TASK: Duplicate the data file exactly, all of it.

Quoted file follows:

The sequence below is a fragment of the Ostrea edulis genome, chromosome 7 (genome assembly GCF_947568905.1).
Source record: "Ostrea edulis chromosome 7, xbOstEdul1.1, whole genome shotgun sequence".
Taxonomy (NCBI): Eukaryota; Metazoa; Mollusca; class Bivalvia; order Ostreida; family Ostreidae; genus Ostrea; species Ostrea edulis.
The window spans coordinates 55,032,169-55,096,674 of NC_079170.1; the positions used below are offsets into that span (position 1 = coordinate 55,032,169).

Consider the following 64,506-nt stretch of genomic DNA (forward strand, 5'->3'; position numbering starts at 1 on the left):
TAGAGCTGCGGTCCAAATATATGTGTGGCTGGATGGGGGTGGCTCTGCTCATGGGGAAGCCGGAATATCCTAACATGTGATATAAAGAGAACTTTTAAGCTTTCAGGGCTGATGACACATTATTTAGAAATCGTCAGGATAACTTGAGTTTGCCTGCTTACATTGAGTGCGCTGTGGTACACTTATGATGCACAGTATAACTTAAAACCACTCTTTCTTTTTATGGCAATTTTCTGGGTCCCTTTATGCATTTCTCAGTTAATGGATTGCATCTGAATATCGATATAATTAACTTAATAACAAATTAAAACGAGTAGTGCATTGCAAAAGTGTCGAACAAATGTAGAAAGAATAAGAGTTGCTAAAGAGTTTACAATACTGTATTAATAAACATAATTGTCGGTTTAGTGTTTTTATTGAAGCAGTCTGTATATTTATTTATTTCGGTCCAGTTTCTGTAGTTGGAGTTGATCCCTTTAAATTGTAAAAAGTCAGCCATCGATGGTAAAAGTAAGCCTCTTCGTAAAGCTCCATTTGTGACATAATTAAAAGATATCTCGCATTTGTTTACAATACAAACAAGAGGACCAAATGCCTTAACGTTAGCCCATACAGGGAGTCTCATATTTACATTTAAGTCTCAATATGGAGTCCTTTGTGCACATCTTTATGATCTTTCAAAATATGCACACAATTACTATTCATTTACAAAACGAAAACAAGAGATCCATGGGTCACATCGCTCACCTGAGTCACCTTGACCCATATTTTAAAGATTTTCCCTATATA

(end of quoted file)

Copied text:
The sequence below is a fragment of the Ostrea edulis genome, chromosome 7 (genome assembly GCF_947568905.1).
Source record: "Ostrea edulis chromosome 7, xbOstEdul1.1, whole genome shotgun sequence".
Taxonomy (NCBI): Eukaryota; Metazoa; Mollusca; class Bivalvia; order Ostreida; family Ostreidae; genus Ostrea; species Ostrea edulis.
The window spans coordinates 55,032,169-55,096,674 of NC_079170.1; the positions used below are offsets into that span (position 1 = coordinate 55,032,169).

Consider the following 64,506-nt stretch of genomic DNA (forward strand, 5'->3'; position numbering starts at 1 on the left):
TAGAGCTGCGGTCCAAATATATGTGTGGCTGGATGGGGGTGGCTCTGCTCATGGGGAAGCCGGAATATCCTAACATGTGATATAAAGAGAACTTTTAAGCTTTCAGGGCTGATGACACATTATTTAGAAATCGTCAGGATAACTTGAGTTTGCCTGCTTACATTGAGTGCGCTGTGGTACACTTATGATGCACAGTATAACTTAAAACCACTCTTTCTTTTTATGGCAATTTTCTGGGTCCCTTTATGCATTTCTCAGTTAATGGATTGCATCTGAATATCGATATAATTAACTTAATAACAAATTAAAACGAGTAGTGCATTGCAAAAGTGTCGAACAAATGTAGAAAGAATAAGAGTTGCTAAAGAGTTTACAATACTGTATTAATAAACATAATTGTCGGTTTAGTGTTTTTATTGAAGCAGTCTGTATATTTATTTATTTCGGTCCAGTTTCTGTAGTTGGAGTTGATCCCTTTAAATTGTAAAAAGTCAGCCATCGATGGTAAAAGTAAGCCTCTTCGTAAAGCTCCATTTGTGACATAATTAAAAGATATCTCGCATTTGTTTACAATACAAACAAGAGGACCAAATGCCTTAACGTTAGCCCATACAGGGAGTCTCATATTTACATTTAAGTCTCAATATGGAGTCCTTTGTGCACATCTTTATGATCTTTCAAAATATGCACACAATTACTATTCATTTACAAAACGAAAACAAGAGATCCATGGGTCACATCGCTCACCTGAGTCACCTTGACCCATATTTTAAAGATTTTCCCTATATA